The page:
A curator, like an artist, can have in his career a single intuition powerful enough to leave an indelible mark on the history of art. Lucio Fontana made the revolutionary gesture of slashing a white canvas, and that changed painting forever; Germano Celant did something similar by slashing a gash in art history with Arte Povera.
Celant curated an endless number of memorable exhibitions in the span of a career that lasted more than half a century and was tragically and abruptly cut short by Covid-19. But Arte Povera remains the greatest expression of a brilliant curatorial mind. He understood that, at the brink of the cultural revolution in 1968, art, and in particular Italian art and artists, could not survive the transformation of language and politics that was soon to come. Working like the leader of a guerrilla group, he put together a bunch of artists who otherwise had very little in common, except for the fact that they worked in major Italian centers such as Genoa, Milan, Rome, and Turin. He formalized the group with an Arte Povera manifesto published in a 1967 issue of Flash Art called “Arte Povera: Notes on a Guerrill War,” and he led them for five years, until 1972, when he let the group loose into an entirely new art world.
Celant belonged to a generation of curators who were at the same time intellectual figures and political ones, like Harald Szeemann, Rudi Fuchs, and Jan Hoet, to name just a few. They did not like the younger generation that followed them, claiming that these new curators were less idealistic, less political, and maybe more superficial. Celant’s generation attacked people in power and liked power, almost like how a dog goes after a bone. And he didn’t like anyone other than him going after that bone, especially not those who came after him.
I’m a member of that post-Celant generation of curators. For this reason, he did not like me, and consequentially, I did not like him or his condescending attitude. It was not a personal feeling, but merely a professional one. But no matter what, his achievements demanded utter respect.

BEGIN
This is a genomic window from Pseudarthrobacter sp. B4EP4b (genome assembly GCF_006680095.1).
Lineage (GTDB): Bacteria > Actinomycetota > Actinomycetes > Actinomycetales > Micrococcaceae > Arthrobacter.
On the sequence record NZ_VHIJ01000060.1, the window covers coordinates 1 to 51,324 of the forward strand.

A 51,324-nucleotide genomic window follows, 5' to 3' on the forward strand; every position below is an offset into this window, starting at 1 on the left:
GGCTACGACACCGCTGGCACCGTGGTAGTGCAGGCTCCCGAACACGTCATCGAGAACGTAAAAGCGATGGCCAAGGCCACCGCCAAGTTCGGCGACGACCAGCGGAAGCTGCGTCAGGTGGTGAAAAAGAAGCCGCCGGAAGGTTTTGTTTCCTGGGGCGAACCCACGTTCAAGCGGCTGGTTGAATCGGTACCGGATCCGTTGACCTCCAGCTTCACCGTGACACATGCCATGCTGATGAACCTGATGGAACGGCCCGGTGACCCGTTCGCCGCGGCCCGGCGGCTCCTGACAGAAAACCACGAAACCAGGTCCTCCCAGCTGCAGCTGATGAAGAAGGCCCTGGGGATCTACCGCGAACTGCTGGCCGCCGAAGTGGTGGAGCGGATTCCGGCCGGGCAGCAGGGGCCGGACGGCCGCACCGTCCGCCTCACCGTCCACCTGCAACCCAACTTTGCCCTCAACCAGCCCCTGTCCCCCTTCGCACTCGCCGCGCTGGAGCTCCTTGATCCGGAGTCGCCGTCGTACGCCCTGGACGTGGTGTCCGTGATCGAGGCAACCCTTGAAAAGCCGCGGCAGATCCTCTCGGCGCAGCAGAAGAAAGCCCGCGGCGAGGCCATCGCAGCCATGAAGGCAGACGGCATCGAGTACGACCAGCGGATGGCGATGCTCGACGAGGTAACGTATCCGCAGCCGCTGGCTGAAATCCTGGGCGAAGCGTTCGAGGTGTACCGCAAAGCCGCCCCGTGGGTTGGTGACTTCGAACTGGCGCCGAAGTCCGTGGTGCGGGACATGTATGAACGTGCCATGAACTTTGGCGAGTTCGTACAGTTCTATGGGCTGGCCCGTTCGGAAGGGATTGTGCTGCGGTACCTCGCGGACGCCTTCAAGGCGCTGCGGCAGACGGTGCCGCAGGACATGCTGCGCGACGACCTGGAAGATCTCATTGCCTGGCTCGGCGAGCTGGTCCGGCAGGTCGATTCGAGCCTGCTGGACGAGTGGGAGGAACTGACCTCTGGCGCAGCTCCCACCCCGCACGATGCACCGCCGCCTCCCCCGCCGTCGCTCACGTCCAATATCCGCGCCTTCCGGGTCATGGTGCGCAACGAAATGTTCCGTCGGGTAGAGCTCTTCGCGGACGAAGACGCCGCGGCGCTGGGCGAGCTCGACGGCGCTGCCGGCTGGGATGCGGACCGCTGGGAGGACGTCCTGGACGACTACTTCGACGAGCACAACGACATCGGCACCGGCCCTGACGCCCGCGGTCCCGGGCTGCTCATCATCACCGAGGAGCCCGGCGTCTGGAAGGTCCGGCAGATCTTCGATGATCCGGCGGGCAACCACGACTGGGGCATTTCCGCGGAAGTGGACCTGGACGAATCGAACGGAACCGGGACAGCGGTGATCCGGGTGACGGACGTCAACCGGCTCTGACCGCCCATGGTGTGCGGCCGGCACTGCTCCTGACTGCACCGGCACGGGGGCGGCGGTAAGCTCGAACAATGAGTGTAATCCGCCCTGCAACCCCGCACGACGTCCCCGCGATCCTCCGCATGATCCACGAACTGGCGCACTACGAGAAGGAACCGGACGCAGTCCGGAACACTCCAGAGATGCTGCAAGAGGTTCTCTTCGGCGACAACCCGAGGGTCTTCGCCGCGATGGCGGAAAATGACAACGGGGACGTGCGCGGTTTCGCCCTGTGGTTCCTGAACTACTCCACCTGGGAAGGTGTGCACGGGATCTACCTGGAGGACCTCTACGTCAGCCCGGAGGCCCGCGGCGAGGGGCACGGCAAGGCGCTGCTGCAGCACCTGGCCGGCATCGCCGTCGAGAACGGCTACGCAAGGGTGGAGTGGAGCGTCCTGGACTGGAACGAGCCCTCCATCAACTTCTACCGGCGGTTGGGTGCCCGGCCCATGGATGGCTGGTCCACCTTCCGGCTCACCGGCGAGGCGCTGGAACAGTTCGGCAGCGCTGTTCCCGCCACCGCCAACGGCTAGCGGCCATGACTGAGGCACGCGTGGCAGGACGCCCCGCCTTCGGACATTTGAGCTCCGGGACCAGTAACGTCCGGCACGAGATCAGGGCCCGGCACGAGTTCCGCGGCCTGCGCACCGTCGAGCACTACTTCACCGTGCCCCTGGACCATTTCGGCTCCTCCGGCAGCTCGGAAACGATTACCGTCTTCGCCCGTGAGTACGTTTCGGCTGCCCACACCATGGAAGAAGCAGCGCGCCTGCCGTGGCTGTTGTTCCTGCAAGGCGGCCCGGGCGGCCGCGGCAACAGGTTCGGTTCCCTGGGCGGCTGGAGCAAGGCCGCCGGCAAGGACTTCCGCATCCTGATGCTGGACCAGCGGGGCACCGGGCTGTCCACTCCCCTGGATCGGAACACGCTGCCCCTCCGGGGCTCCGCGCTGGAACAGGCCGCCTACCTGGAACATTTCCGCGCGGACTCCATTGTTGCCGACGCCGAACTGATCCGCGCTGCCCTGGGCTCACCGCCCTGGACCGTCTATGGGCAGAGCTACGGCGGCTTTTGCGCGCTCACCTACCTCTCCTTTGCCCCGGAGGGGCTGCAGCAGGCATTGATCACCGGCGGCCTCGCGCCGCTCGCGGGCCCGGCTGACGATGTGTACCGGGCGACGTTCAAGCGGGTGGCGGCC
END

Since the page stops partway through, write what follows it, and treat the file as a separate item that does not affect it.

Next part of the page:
I knew Celant changed the way art was made and looked at, and the way curating was done altogether. Few curators who came after him could avoid working under his influence, whether they liked it or not.
Celant was so focused in his work, he seemed at times to be able to predict where art was headed with astonishing accuracy. The 1997 Venice Biennale main exhibition, assembled in a record time of just a few months, was presciently titled “Future, Present, Past.” The show was meant to forecast where art was going, not survey it as it existed then—which is what most curators do when they organize a Venice Biennale show. Celant sensed that the next generation of curators would safely try to deal more with present certainties and only eventually move on to past trends, rather than taking risks to predict the future with their shows.
The year before his Venice Biennale, in 1996, together with writer Ingrid Sischy and communications man Luigi Settembrini, he curated the first Fashion Biennial in Florence, where he combined contemporary artists with fashion designers. The relationship between fashion and art is now incestuous—artists are working now with designers over and over again. But when Celant did it, it was new and exciting.
So, too, were the various surveys of Italian art he staged over the course of his career. But then I wondered to myself: how could the same person who did exhibitions like these—1981’s “Identité Italienne,” at the Centre Pompidou in Paris; 1994’s “The Italian Metamorphosis,” at the Guggenheim Museum in New York; 2018’s “Post Zang Tumb Tuuum,” at the Fondazione Prada in Milan—also do KAWS shows in Hong Kong and at the Qatar Museum in Doha? My colleagues and I found ourselves offended by the KAWS exhibitions, but maybe we were simply envious. Maybe we lacked Celant’s nerve to do what he fancied at any given moment.
You must give German Celant this: he was able to build up an uncompromising curatorial vision that never once weakened. As a curator, he felt he could do whatever hell he pleased, and so he did. He was, after all, Germano Celant. If not a god, he was for sure one of the last, if not the last, great mythmaker of the 20th-century art world. He will be missed.